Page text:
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July 25, 2019

DES MOINES, IA – New data from Wellmark Blue Cross and Blue Shield shows Iowa millennials — those born between 1981 and 1996 — are experiencing an increase in the prevalence of health conditions that will reduce their quality of life and life expectancy. In fact, they are less healthy than Generation X during the same period of time in their life.

"The data was startling," said Laura Jackson, Wellmark's chief health officer. "Traditionally, we start to see a decline in health when an individual is in their mid-30s. For millennials it is age 27."

The top-10 health conditions impacting the millennial generation are: depression, substance use disorder, alcohol use disorder, hypertension, hyperactivity, psychotic disorders, Crohn's disease and ulcerative colitis, high cholesterol, tobacco use disorders and Type 2 diabetes. The prevalence rate for these conditions compared to the national average was also revealed.

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Prevalence Rate for Top-10 Conditions of the Millennial Generation (Rate Per 100)

Major depression

  • National 2017 prevalence: 5
  • Iowa 2017 prevalence: 6.3

Substance use disorder

  • National 2017 prevalence: 2
  • Iowa 2017 prevalence: 1.3

Alcohol use disorder

  • National 2017 prevalence: 1.5
  • Iowa 2017 prevalence: 1.5


  • National 2017 prevalence: 8.1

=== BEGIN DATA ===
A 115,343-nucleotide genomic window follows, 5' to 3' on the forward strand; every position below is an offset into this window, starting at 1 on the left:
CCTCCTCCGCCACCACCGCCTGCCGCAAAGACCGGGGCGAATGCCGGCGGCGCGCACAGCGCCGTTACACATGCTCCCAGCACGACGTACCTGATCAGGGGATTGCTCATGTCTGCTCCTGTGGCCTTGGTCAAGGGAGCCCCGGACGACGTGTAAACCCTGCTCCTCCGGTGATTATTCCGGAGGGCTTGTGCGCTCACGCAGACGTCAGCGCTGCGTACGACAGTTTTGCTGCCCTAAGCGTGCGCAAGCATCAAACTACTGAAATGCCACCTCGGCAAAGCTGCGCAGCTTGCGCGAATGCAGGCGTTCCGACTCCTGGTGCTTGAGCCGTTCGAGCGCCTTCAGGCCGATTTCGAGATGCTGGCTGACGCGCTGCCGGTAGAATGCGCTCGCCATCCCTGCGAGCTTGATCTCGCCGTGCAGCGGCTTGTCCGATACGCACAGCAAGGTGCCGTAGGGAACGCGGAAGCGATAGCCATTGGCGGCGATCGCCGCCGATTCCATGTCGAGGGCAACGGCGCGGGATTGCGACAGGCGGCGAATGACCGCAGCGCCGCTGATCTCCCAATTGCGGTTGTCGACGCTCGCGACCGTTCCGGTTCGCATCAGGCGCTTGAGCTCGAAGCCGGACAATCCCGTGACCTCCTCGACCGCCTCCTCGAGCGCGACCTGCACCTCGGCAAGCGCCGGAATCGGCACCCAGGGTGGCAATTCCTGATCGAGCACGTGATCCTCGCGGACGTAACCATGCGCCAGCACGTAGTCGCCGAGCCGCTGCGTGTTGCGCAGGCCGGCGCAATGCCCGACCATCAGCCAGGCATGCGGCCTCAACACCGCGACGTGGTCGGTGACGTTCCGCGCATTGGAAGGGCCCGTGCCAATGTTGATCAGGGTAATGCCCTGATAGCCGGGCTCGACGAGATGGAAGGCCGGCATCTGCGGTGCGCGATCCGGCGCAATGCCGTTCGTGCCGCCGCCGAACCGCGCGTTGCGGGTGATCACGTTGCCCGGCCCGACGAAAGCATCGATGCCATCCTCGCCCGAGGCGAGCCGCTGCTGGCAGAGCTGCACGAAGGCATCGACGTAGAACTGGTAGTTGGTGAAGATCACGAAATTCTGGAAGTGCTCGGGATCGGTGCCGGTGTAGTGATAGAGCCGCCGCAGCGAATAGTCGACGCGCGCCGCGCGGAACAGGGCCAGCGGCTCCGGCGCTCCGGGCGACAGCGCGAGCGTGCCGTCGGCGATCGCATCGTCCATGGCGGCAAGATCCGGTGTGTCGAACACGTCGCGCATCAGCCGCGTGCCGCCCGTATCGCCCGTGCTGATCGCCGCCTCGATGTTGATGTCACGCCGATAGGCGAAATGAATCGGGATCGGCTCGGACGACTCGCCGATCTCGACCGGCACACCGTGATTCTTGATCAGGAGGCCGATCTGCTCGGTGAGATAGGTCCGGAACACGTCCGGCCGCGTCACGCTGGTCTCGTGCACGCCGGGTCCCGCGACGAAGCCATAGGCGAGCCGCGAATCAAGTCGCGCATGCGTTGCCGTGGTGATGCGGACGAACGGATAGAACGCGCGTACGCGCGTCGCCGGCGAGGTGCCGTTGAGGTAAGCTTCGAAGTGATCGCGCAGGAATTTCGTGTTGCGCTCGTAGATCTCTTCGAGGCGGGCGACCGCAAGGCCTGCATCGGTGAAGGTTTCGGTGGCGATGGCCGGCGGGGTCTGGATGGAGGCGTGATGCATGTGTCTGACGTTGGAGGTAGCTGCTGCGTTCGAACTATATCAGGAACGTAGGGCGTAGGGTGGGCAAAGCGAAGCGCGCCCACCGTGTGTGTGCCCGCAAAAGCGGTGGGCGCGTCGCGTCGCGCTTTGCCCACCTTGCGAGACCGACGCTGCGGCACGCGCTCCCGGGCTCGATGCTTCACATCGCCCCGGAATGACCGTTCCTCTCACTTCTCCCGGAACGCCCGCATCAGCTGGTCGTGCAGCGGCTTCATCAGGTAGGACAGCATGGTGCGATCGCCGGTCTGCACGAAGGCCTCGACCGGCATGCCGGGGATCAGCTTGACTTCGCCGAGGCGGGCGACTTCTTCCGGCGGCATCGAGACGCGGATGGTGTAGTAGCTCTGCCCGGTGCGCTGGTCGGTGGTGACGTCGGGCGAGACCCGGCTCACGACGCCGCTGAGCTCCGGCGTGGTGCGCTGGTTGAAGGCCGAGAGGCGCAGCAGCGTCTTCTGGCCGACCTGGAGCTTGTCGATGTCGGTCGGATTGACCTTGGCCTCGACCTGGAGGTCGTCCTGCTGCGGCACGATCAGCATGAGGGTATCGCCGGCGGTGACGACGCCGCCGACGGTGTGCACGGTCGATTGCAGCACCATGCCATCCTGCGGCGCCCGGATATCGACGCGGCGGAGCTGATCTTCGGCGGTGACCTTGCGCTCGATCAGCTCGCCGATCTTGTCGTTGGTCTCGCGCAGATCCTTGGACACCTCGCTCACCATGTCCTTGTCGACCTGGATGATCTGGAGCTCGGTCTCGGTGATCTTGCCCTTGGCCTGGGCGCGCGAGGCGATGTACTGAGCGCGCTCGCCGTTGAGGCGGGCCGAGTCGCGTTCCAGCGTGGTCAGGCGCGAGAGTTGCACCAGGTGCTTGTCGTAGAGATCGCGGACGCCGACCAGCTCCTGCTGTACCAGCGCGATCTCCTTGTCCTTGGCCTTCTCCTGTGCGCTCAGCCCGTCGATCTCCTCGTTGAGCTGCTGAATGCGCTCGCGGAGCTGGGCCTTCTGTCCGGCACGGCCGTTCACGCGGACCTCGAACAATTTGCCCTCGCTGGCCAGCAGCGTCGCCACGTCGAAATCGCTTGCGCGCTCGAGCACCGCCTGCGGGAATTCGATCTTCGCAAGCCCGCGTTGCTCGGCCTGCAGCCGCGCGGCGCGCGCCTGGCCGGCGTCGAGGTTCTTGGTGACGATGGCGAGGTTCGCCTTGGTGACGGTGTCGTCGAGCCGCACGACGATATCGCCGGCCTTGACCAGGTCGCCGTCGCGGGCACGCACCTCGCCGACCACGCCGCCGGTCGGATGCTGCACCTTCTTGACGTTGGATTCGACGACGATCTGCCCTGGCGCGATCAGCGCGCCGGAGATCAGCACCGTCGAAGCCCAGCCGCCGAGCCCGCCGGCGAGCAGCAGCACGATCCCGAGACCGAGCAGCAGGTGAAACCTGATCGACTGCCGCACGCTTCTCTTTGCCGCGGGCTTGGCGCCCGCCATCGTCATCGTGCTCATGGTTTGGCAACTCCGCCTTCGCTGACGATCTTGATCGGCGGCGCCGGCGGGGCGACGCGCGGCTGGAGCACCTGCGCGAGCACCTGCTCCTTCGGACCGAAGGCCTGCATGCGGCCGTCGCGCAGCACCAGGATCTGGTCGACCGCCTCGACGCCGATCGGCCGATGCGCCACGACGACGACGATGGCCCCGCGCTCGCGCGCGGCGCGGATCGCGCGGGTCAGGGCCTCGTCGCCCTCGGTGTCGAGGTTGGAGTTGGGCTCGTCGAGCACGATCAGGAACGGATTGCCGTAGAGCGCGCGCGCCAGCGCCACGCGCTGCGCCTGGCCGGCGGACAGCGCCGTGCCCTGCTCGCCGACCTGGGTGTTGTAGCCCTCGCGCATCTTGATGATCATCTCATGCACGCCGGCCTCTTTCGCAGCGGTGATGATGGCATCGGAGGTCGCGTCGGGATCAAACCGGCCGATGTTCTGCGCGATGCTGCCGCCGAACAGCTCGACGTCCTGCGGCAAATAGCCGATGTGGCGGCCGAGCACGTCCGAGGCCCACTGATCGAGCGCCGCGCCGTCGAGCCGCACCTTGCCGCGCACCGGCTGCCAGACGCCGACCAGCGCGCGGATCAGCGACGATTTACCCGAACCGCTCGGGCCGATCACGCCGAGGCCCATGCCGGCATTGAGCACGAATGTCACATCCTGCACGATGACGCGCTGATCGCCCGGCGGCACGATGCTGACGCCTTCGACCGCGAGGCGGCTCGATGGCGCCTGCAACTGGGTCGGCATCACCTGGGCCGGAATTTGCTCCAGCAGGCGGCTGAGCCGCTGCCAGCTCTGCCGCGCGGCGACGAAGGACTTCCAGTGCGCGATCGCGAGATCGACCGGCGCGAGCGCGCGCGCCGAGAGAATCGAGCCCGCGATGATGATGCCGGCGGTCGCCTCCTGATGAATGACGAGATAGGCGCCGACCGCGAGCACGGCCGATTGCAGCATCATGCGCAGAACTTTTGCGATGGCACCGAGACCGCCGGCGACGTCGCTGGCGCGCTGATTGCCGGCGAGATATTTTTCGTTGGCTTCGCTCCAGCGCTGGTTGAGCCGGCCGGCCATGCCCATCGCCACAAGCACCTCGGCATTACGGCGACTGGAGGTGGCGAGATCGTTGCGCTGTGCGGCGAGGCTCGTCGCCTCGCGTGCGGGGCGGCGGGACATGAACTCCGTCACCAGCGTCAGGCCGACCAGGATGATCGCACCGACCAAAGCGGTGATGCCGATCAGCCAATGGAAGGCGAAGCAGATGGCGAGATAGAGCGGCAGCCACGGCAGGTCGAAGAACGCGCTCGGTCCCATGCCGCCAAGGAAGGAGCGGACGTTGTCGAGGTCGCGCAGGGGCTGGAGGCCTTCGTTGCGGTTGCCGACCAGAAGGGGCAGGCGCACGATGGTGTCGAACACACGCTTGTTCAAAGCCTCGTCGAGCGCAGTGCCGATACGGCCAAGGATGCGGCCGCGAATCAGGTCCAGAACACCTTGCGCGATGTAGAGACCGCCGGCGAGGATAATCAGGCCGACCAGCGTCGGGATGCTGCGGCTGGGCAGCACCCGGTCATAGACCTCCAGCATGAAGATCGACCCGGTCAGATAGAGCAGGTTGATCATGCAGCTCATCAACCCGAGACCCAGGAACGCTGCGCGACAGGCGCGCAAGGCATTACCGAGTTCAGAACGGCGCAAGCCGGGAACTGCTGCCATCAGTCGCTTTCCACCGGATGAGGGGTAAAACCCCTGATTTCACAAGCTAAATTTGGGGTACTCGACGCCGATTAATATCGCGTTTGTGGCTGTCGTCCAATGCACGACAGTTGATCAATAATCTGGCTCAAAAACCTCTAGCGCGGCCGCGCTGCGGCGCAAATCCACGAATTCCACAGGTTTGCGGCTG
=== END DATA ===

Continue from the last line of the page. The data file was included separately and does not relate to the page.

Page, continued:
• Iowa 2017 prevalence: 6.1


  • National 2017 prevalence: 6.8
  • Iowa 2017 prevalence: 5.2

Psychotic disorders

  • National 2017 prevalence: 0.9
  • Iowa 2017 prevalence: 0.6

Crohn's Disease/ulcerative colitis

  • National 2017 prevalence: 1
  • Iowa 2017 prevalence: 0.7

High cholesterol

  • National 2017 prevalence: 6.2
  • Iowa 2017 prevalence: 3.5

Tobacco use disorder

  • National 2017 prevalence: 5.6
  • Iowa 2017 prevalence: 5.4

Type II diabetes

  • National 2017 prevalence: 2.3
  • Iowa 2017 prevalence: 1.6

Most notably, Wellmark's Iowa millennial population has a higher rate of depression than the national average.

"Even though our members born in the millennial generation are healthier than the national average in all other categories, we cannot dismiss the national trend," said Jackson. "There are nearly 73 million millennials in the U.S. today, and it's projected that next year millennials will represent half of the workforce. These health conditions and the impact they have on productivity, absenteeism and heath care costs cannot be ignored. More importantly, we want to help everyone live a long and healthy life."

Millennial health forum uncovers several key themes

As a first step to learn what could be done to reverse this troubling trend, Wellmark and the Greater Des Moines Partnership held an invitation-only forum to address these critical issues. On July 18, professionals from the millennial generation, corporate executives, human resource managers, health care providers, and community leaders engaged in a thoughtful dialogue, and began identifying challenges and solutions to create a future of better health for this generation.